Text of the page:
Jackie asked: It’s a giant pain to remove glitter polish – I practically have to scrub my nails off. Any recommendations?

This is an awesome question, and something that took me an embarrassingly long time to figure out. While I admittedly try to wear glitter polishes less frequently because of the removal process, these tips should make things easier.

  1. Apply your glitter polish over another polish, such as a creme or a jelly. Not only will this make it easier to remove your glitter coat, it can add some dimension to your look. While many glitter polishes are intended to be thickly applied, some are not, and benefit from a different color beneath. Below is a picture of Deborah Lippmann‘s Happy Birthday (on ring finger only) over Essie‘s East Hampton Cottage. You can see the Essie shade underneath the glitter – I think it gives a little somethin’ somethin’ to an otherwise typical manicure.
  2. Essie East Hampton Cottage Nail Polish and Deborah Lippmann Happy Birthday Nail PolishSo you want to take it off? Okay. (It WILL take you longer than your average polish removal, but I’ve found this process cuts back on time.) Now is not the time to be stingy with cotton balls – though I often play “how few can I use?” when I usually take off my polish! One per finger at LEAST is my suggestion. Using acetone-based nail polish remover, soak a cotton ball and apply it to your nail. Don’t start removing yet! Press the ball to your nail and LEAVE IT. Do this for each finger on that hand. (The manicure that I’m demonstrating with was not done over a base color.) When you’re done, it should look something like this:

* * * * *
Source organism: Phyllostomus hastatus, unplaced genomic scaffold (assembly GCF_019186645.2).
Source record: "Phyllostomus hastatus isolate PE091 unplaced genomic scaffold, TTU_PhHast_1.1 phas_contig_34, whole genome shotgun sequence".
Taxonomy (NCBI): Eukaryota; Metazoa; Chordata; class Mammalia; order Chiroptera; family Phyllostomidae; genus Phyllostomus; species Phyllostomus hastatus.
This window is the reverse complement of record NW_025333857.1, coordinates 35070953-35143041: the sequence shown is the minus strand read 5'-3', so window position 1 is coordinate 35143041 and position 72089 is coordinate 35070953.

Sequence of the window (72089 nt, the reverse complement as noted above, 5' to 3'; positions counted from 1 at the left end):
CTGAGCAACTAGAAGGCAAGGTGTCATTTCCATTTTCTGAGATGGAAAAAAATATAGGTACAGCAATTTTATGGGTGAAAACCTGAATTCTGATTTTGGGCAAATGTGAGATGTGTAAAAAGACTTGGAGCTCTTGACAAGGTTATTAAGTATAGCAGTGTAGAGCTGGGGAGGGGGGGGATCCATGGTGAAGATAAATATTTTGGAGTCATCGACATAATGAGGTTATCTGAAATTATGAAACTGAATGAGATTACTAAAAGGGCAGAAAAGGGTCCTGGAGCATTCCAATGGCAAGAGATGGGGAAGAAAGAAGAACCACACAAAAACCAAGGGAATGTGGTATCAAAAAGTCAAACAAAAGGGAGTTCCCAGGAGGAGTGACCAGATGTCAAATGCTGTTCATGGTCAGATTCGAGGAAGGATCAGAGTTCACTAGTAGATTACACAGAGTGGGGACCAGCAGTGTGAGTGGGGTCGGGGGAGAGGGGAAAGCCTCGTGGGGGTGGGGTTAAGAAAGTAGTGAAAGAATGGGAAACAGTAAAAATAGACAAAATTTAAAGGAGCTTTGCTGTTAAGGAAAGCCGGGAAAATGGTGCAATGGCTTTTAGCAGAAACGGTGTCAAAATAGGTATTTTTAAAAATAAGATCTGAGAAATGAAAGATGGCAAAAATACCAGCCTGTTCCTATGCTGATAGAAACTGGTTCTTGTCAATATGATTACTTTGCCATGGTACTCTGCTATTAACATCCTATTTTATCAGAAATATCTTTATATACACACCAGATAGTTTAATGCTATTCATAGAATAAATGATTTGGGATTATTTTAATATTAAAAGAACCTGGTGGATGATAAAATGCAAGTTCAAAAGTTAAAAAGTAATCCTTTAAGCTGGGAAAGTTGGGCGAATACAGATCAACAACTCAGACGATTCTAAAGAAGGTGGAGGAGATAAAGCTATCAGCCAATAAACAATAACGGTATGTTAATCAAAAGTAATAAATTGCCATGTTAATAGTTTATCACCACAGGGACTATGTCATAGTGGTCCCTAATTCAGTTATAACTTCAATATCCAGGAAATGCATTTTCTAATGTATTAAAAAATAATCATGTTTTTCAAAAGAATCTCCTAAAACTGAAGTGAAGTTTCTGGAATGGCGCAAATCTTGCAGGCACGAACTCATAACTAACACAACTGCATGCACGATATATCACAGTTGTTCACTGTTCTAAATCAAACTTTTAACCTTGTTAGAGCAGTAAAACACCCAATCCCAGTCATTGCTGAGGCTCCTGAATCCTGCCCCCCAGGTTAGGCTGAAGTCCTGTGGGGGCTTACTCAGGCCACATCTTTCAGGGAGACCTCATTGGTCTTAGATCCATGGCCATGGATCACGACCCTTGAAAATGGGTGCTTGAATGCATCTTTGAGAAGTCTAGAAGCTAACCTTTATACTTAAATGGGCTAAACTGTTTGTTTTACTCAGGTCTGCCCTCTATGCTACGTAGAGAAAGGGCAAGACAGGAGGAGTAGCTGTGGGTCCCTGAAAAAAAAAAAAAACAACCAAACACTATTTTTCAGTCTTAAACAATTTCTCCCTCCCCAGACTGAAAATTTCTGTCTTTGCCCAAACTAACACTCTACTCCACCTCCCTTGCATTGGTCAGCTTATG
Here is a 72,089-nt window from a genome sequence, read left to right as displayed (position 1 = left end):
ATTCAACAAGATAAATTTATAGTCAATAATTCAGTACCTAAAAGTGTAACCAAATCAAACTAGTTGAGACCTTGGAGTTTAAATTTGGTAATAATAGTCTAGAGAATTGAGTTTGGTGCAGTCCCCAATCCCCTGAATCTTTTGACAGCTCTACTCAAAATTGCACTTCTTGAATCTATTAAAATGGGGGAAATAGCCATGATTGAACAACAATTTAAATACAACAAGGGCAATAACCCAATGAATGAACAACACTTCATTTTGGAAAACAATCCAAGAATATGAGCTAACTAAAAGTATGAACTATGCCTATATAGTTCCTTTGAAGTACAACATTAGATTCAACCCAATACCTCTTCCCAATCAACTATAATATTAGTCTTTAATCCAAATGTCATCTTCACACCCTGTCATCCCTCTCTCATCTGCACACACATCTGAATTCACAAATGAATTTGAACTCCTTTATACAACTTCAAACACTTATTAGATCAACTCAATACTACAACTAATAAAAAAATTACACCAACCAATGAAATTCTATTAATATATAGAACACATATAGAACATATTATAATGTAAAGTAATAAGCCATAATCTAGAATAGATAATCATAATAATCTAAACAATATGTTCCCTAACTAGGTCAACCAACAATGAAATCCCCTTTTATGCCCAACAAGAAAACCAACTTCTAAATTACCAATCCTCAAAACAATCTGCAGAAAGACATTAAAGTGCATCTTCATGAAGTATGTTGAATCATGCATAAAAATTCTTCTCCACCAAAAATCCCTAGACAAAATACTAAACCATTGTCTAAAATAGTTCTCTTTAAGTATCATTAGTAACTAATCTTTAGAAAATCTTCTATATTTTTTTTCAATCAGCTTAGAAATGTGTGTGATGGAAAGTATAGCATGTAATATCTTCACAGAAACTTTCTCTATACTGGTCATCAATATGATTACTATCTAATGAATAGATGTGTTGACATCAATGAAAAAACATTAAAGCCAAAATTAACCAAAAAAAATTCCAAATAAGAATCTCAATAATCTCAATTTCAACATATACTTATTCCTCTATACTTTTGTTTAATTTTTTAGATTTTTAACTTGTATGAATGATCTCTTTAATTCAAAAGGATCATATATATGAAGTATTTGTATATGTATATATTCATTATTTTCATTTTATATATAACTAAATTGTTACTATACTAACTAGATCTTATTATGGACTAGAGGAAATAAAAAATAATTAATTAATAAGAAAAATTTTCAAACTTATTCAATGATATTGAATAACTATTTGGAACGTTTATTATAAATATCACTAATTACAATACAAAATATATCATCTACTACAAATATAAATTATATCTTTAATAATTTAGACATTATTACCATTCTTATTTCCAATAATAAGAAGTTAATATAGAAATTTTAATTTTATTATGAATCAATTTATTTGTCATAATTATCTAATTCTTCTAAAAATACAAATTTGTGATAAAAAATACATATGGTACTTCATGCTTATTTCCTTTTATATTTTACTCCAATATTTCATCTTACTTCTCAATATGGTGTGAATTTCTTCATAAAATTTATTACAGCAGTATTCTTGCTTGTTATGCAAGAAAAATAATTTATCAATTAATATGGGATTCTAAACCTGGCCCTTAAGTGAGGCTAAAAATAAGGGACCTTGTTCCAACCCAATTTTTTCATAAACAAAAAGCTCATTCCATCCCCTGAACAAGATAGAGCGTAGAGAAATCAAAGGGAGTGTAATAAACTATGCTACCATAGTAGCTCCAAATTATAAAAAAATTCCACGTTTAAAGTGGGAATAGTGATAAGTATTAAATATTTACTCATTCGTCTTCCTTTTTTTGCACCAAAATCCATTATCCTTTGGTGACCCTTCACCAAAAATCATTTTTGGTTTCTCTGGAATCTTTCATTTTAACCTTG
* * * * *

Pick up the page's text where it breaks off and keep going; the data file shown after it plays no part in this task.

3. Glitter Nail Polish RemovalNow that you look like some sort of cotton-claw monster, let that sit for at least thirty seconds. Really. When you’re ready, press your cotton ball firmly to your nail and rock it from side to side horizontally to ensure that the acetone is really doing its job. Then push the ball straight off your nail. A lot of the glitter should have come off, but if it’s not all gone, don’t worry – use the other side of the same puff and only remove in one direction, instead of scrubbing up and down. Glitter is not so gentle on the nails (not to mention it will try to stick to everything). Here’s what my nail looked like after using this technique:
  4. Glitter Nail Polish Removal Step Two(Not bad, right? I’ve found that clusters of big pieces like these tend to cling on more than little flakes of glitter. You can come back to this one later with a clean cotton ball.) Carry on with your removal process. It’ll take about fifteen minutes. When you’re done, tend to your nails with a nail buffer – the surface may be scratched from those huge chunks of glitter, which will not benefit any future manicures.

I hope that helped you, Jackie, and anyone else who loves glitter! A glitter addiction is hard to break, but with these steps you don’t have to give it up. What are everyone’s favorite glitter polishes?

Disclosure: I purchased all polishes myself.